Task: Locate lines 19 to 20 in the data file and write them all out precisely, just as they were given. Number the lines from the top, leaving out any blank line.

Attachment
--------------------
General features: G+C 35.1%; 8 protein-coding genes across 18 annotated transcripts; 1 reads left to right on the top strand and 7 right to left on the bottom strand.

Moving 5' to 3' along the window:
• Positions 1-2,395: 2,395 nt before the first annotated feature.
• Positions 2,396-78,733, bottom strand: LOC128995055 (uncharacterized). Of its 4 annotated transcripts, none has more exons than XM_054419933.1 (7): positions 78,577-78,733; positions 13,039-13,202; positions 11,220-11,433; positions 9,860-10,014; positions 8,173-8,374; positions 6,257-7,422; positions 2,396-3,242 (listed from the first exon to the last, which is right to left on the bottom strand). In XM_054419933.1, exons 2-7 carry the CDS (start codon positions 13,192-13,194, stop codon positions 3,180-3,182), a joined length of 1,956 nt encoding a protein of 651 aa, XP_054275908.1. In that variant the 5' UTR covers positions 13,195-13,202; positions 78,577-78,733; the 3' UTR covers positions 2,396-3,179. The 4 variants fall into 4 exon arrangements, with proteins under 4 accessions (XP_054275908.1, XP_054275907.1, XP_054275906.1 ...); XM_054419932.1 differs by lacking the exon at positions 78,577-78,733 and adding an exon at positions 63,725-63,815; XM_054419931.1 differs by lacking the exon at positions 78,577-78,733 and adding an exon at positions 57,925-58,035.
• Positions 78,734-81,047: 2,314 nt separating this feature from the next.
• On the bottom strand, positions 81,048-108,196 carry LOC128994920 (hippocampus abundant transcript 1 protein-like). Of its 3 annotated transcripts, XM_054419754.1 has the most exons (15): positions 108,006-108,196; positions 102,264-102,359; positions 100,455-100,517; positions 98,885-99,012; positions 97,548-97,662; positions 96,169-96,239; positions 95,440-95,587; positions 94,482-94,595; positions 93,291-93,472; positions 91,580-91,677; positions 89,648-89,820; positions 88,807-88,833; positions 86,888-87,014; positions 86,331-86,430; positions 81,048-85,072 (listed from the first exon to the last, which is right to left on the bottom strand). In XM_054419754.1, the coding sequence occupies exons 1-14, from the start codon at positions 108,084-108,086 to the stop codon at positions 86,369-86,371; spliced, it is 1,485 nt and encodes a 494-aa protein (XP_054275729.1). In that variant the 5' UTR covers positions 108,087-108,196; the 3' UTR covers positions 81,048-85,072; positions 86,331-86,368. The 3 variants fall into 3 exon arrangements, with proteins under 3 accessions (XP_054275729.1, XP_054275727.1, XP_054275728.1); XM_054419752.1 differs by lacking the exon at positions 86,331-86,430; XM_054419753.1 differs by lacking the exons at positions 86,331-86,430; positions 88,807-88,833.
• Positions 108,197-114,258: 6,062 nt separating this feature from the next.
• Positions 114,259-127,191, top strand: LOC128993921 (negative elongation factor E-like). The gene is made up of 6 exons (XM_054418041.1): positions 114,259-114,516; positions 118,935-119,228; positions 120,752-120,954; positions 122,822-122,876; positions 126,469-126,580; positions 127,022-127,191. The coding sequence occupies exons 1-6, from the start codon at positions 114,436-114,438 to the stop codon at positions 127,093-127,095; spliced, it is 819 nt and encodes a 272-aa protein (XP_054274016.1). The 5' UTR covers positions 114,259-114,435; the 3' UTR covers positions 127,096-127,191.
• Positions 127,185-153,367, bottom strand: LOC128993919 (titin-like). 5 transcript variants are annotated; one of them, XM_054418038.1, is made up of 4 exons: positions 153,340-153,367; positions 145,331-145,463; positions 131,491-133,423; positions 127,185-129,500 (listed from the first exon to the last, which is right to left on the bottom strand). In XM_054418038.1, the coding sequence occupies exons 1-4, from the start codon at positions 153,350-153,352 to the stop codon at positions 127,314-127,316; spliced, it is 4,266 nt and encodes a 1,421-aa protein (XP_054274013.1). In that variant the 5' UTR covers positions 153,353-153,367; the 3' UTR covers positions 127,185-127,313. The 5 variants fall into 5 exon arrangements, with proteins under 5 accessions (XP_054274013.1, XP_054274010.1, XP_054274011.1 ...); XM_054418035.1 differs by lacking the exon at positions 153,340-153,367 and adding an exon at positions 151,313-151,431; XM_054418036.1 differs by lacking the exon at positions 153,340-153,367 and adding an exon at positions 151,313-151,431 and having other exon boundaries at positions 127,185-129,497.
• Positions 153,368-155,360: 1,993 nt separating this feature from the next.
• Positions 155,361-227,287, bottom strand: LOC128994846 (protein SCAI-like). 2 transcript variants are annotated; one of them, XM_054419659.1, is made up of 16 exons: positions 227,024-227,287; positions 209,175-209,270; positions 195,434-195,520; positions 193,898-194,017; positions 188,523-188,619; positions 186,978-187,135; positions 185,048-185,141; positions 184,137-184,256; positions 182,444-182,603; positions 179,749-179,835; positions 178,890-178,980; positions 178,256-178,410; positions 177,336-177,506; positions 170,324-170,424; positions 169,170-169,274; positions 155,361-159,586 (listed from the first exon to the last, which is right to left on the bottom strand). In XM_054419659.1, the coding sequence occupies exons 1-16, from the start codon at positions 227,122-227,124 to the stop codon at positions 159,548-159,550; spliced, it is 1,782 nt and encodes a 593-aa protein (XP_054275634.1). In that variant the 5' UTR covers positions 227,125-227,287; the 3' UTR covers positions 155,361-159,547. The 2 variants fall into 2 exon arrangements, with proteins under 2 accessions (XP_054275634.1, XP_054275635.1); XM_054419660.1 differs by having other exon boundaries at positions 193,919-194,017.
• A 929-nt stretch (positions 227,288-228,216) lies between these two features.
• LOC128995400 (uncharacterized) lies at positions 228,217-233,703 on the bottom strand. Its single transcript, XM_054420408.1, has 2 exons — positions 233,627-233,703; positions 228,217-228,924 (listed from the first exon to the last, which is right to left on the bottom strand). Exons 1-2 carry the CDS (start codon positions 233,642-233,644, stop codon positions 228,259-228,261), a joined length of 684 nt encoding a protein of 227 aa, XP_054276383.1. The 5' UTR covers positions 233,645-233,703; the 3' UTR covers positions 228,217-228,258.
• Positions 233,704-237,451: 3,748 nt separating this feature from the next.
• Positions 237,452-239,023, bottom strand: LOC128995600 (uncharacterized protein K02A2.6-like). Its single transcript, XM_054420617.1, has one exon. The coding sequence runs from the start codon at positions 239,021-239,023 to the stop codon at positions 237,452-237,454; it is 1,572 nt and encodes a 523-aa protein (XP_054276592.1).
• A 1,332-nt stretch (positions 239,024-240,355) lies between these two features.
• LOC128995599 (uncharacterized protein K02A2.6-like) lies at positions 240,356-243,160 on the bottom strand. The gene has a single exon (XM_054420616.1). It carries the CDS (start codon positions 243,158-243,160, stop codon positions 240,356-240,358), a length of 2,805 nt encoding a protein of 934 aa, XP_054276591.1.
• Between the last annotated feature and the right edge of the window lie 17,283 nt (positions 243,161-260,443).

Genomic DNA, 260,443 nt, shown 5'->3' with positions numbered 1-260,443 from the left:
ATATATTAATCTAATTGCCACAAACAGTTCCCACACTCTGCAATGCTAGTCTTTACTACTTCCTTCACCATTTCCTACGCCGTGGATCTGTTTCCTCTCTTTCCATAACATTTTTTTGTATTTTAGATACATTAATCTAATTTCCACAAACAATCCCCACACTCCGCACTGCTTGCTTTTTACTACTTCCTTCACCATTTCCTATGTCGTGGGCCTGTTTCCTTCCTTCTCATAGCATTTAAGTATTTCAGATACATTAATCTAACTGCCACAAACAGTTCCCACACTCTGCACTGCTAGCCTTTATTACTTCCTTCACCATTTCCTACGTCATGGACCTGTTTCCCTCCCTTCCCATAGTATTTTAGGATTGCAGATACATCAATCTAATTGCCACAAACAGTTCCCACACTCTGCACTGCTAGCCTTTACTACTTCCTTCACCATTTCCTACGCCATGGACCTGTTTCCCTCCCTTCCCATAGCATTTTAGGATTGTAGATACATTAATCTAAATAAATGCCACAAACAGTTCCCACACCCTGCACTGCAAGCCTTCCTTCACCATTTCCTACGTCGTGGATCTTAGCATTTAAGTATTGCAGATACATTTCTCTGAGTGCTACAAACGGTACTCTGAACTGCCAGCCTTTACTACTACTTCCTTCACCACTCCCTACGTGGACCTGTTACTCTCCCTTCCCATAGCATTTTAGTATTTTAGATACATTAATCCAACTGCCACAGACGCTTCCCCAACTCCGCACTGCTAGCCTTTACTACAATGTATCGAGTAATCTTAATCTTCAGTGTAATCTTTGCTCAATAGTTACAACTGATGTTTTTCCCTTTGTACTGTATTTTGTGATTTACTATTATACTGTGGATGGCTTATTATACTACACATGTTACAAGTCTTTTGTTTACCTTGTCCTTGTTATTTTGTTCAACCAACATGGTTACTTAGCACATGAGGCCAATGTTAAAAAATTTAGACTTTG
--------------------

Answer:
Genomic DNA, 260,443 nt, shown 5'->3' with positions numbered 1-260,443 from the left:
ATATATTAATCTAATTGCCACAAACAGTTCCCACACTCTGCAATGCTAGTCTTTACTACTTCCTTCACCATTTCCTACGCCGTGGATCTGTTTCCTCTCTTTCCATAACATTTTTTTGTATTTTAGATACATTAATCTAATTTCCACAAACAATCCCCACACTCCGCACTGCTTGCTTTTTACTACTTCCTTCACCATTTCCTATGTCGTGGGCCTGTTTCCTTCCTTCTCATAGCATTTAAGTATTTCAGATACATTAATCTAACTGCCACAAACAGTTCCCACACTCTGCACTGCTAGCCTTTATTACTTCCTTCACCATTTCCTACGTCATGGACCTGTTTCCCTCCCTTCCCATAGTATTTTAGGATTGCAGATACATCAATCTAATTGCCACAAACAGTTCCCACACTCTGCACTGCTAGCCTTTACTACTTCCTTCACCATTTCCTACGCCATGGACCTGTTTCCCTCCCTTCCCATAGCATTTTAGGATTGTAGATACATTAATCTAAATAAATGCCACAAACAGTTCCCACACCCTGCACTGCAAGCCTTCCTTCACCATTTCCTACGTCGTGGATCTTAGCATTTAAGTATTGCAGATACATTTCTCTGAGTGCTACAAACGGTACTCTGAACTGCCAGCCTTTACTACTACTTCCTTCACCACTCCCTACGTGGACCTGTTACTCTCCCTTCCCATAGCATTTTAGTATTTTAGATACATTAATCCAACTGCCACAGACGCTTCCCCAACTCCGCACTGCTAGCCTTTACTACAATGTATCGAGTAATCTTAATCTTCAGTGTAATCTTTGCTCAATAGTTACAACTGATGTTTTTCCCTTTGTACTGTATTTTGTGATTTACTATTATACTGTGGATGGCTTATTATACTACACATGTTACAAGTCTTTTGTTTACCTTGTCCTTGTTATTTTGTTCAACCAACATGGTTACTTAGCACATGAGGCCAATGTTAAAAAATTTAGACTTTG